What is Your Child’s Learning Style?

What is Your Child’s Learning Style?

Dr. Brewer

Dr. Brewer

Knowing the four primary learning styles is one of the best things a parent can do to help their child in school says Gene Brewer, PhD, who recently retired as the Southern Union’s development specialist.

by V. Michelle Bernard

The Styles

  • Type 1: Innovative Learners are primarily interested in personal meaning in the learning process.  They need to know the reason for learning, ideally reasons that connect new information with personal experiences, says Brewer. They want to know how this information can be useful in their daily lives, he says.

Recommended study tools: Cooperative learning, brainstorming and integrated subjects, like science with social studies. Type 1 students need time to reflect on the topic and thrive when building trust through interpersonal interactions.

  • Type 2: Analytic Learners want to acquire facts to deepen their understanding of concepts and processes.

Recommended study tools: These students enjoy lectures, independent research, analyzing data and hearing what “experts” have to say. They look at their assignments through a step-by-step approach and need deadlines.

  • Type 3: Common Sense Learners want to know how things work, and want to “get in and try it” says Brewer.

Recommended study tools: Common sense learners want concrete, hands-on learning activities.  Try to find ways to make what they are studying relevant to their lives says Brewer.

  • Type 4: Dynamic Learners rely heavily on their own intuition and seek to teach both themselves and others.

Recommended study tools: They enjoy independent study, simulations, role play and games.

Photograph from ThinkStock.

Join our Facebook chat on Adventist Education on Tuesday, March 18 at Noon. | www.facebook.com/columbiaunionvisitor | Photograph from ThinkStock.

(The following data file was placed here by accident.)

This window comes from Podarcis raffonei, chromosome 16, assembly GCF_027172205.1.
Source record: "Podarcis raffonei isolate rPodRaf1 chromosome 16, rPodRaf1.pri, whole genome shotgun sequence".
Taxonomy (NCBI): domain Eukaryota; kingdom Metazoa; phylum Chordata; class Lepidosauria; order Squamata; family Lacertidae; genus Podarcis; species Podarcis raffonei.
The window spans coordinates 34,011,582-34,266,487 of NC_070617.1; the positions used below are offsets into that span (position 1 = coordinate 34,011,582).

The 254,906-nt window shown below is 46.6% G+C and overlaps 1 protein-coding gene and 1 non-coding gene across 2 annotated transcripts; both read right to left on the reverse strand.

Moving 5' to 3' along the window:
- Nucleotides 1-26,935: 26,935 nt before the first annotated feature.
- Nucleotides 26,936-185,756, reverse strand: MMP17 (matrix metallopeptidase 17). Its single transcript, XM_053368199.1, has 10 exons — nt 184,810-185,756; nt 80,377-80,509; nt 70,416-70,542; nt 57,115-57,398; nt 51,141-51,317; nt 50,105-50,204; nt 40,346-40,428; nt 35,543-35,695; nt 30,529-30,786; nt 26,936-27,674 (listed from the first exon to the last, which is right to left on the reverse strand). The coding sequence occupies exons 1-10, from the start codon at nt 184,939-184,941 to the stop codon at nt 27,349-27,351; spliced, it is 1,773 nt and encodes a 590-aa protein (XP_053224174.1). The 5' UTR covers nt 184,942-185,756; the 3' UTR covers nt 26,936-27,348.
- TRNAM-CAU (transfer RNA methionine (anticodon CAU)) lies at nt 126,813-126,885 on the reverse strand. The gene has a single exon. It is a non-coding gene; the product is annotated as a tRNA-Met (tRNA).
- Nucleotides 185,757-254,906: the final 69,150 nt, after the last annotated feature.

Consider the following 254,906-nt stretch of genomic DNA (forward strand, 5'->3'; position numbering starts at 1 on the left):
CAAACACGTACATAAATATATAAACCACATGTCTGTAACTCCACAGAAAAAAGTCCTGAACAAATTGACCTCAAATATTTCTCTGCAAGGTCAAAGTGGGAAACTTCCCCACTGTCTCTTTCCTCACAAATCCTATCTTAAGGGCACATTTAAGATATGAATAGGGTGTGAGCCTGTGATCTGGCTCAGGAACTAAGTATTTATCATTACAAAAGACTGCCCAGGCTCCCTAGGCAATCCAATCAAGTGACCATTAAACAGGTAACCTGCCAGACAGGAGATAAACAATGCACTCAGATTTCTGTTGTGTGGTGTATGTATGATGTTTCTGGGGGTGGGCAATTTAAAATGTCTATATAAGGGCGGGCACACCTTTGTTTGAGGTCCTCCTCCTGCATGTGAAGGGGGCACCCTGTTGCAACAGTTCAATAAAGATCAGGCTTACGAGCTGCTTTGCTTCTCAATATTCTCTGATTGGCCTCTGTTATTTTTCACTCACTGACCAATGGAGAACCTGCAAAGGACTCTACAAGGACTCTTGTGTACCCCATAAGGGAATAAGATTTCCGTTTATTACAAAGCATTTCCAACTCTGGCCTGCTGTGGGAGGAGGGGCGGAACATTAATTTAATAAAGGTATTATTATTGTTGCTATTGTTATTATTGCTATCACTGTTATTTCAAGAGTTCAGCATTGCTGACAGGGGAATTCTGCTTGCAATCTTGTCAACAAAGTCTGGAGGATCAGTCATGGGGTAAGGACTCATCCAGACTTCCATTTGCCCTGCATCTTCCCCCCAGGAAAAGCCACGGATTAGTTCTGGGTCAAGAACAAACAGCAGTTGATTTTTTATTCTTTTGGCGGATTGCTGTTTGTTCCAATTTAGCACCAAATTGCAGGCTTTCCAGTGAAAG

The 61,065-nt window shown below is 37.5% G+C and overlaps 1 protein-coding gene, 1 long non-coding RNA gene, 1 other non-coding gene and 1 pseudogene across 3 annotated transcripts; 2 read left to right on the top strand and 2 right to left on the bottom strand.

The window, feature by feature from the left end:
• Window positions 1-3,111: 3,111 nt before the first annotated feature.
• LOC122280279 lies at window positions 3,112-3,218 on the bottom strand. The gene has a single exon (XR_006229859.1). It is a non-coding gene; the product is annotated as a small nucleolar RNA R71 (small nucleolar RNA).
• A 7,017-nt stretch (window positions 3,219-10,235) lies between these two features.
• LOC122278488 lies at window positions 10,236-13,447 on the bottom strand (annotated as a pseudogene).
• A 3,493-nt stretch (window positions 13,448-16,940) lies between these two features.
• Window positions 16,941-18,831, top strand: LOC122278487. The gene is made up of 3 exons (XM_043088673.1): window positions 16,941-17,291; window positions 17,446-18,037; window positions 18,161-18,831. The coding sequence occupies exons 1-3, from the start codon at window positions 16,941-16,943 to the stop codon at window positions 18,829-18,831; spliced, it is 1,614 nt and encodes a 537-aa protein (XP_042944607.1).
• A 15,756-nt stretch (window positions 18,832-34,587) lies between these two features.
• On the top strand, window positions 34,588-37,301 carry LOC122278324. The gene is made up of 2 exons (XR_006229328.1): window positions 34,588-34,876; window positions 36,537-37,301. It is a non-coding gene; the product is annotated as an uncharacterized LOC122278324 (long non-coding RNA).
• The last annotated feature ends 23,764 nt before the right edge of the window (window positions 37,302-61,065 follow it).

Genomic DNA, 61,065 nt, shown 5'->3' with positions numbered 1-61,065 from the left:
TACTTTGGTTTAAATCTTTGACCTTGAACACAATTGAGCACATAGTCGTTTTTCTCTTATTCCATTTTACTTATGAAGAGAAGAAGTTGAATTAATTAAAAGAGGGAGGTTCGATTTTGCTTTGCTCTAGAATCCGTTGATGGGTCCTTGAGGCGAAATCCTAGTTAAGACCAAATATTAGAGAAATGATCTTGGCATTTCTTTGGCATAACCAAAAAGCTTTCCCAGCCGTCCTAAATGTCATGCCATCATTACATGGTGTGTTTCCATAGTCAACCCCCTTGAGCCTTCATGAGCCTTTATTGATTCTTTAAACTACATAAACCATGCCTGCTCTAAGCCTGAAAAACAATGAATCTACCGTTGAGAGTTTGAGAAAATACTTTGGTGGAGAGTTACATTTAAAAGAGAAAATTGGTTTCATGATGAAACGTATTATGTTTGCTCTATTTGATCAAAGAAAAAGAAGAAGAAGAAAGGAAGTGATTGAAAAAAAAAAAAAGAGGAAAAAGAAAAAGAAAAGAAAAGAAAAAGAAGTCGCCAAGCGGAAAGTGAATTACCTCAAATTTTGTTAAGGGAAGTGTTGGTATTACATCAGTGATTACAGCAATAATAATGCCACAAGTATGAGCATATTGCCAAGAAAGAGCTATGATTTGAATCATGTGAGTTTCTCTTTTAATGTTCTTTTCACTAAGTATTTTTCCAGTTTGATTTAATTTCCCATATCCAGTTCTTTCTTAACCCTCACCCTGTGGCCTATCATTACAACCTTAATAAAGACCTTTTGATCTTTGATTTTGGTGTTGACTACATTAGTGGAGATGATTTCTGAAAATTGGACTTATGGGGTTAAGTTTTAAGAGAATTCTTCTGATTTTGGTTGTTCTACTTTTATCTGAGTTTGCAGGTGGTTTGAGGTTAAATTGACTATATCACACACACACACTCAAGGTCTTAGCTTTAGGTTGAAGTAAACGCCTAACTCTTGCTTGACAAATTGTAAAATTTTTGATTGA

Realizing and integrating these styles into your child’s study habits can help them shine in activities that tap into their primary learning style. However, this doesn’t mean parents should avoid activities beyond the student’s comfort zone.

It is good for students to participate in activities in the opposite learning style, too, says Brewer. “In school, students may not learn in their preferred way of learning, but if they know that at some point their way of learning will be honored, they can do it and will grow,” says Brewer. Knowing your child’s learning style can impact more than just classroom success says Brewer. He recalls getting to know the conflict-filled family of one of his Sligo Adventist Elementary school (Takoma, Park, Md.) students when he served as principle there in the 1990s.

Brewer led a Home and School session on learning styles in which the father realized he was an analytic learner, and his daughter, who he was having the conflict with, was the opposite style, a dynamic learner. The father realized he didn’t experience the same conflict with his older daughter, also an analytic learner, and changed the way he related to his daughter and helped her with homework.

A month later Brewer was handed a note from the mother of the family saying, “You won’t believe how much peace and harmony has come into our home since we understand the learning differences.“

Brewer comments, “To me, that is the even bigger point than making good grades.”

Join the Visitor’s panel of education experts Tuesday, March 18, at noon, to discuss why Seventh-day Adventist education is still worth the investment. We will also share tips on how to help your child succeed, no matter what school they attend. Click here to join the chat!

Read these other articles from the March 2014 Visitor: